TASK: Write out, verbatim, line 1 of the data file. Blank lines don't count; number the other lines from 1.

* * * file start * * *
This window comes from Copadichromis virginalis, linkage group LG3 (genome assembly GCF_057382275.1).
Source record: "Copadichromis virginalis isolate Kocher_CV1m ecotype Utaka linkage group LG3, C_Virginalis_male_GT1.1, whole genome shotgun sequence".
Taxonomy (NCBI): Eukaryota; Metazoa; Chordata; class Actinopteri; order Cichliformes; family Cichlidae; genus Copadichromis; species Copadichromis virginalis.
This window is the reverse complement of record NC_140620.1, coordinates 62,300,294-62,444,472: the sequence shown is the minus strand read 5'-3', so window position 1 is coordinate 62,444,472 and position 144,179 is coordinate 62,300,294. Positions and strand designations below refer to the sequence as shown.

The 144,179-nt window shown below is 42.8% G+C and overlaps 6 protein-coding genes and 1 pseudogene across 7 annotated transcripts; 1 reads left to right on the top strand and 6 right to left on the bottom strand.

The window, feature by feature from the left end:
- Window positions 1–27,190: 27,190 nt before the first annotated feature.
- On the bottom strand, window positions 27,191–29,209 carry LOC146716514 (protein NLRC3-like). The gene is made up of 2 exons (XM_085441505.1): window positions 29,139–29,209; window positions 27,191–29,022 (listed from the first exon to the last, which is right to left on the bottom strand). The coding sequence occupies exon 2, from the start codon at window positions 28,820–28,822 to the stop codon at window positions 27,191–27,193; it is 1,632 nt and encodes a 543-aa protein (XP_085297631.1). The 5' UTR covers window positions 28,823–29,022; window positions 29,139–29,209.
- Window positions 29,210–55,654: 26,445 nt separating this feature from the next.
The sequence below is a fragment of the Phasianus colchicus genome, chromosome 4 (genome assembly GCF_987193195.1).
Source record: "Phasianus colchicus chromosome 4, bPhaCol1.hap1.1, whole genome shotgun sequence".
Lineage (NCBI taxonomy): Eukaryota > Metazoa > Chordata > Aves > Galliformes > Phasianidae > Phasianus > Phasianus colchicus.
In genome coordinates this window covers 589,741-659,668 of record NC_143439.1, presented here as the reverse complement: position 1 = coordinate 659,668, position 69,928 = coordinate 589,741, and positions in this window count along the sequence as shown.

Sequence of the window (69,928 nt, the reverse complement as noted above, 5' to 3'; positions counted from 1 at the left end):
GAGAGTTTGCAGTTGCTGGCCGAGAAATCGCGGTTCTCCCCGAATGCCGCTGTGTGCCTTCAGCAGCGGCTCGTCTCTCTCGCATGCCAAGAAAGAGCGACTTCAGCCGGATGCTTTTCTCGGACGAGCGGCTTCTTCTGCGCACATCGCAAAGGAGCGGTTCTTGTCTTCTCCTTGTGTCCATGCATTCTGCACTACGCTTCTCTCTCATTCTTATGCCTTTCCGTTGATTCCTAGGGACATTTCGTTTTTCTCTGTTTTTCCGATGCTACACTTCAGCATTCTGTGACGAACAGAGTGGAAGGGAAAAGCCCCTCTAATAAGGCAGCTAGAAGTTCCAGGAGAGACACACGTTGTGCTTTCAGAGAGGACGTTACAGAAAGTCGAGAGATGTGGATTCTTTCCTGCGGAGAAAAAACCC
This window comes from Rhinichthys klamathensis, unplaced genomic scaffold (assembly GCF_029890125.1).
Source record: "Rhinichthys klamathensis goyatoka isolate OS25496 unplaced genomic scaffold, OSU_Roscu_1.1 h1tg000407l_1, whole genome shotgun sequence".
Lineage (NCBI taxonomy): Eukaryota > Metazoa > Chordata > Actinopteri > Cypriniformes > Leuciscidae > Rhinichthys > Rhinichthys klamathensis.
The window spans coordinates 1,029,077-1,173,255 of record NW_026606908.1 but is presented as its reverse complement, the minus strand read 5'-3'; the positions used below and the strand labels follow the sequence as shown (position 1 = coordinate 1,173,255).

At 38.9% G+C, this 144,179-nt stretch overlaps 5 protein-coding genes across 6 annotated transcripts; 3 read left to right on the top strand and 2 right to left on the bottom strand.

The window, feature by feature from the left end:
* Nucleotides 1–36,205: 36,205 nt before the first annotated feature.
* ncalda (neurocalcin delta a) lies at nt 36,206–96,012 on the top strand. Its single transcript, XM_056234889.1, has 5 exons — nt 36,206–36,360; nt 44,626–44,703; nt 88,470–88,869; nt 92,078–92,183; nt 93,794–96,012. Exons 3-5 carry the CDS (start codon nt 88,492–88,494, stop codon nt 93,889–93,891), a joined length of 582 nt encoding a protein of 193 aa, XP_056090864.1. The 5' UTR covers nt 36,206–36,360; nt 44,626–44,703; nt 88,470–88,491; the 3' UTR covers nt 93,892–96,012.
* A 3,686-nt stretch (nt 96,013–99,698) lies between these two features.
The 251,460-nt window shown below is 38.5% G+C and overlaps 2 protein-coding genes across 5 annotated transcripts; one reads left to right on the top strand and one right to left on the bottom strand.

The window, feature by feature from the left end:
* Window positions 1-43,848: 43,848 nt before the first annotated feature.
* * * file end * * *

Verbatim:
This window comes from Copadichromis virginalis, linkage group LG3 (genome assembly GCF_057382275.1).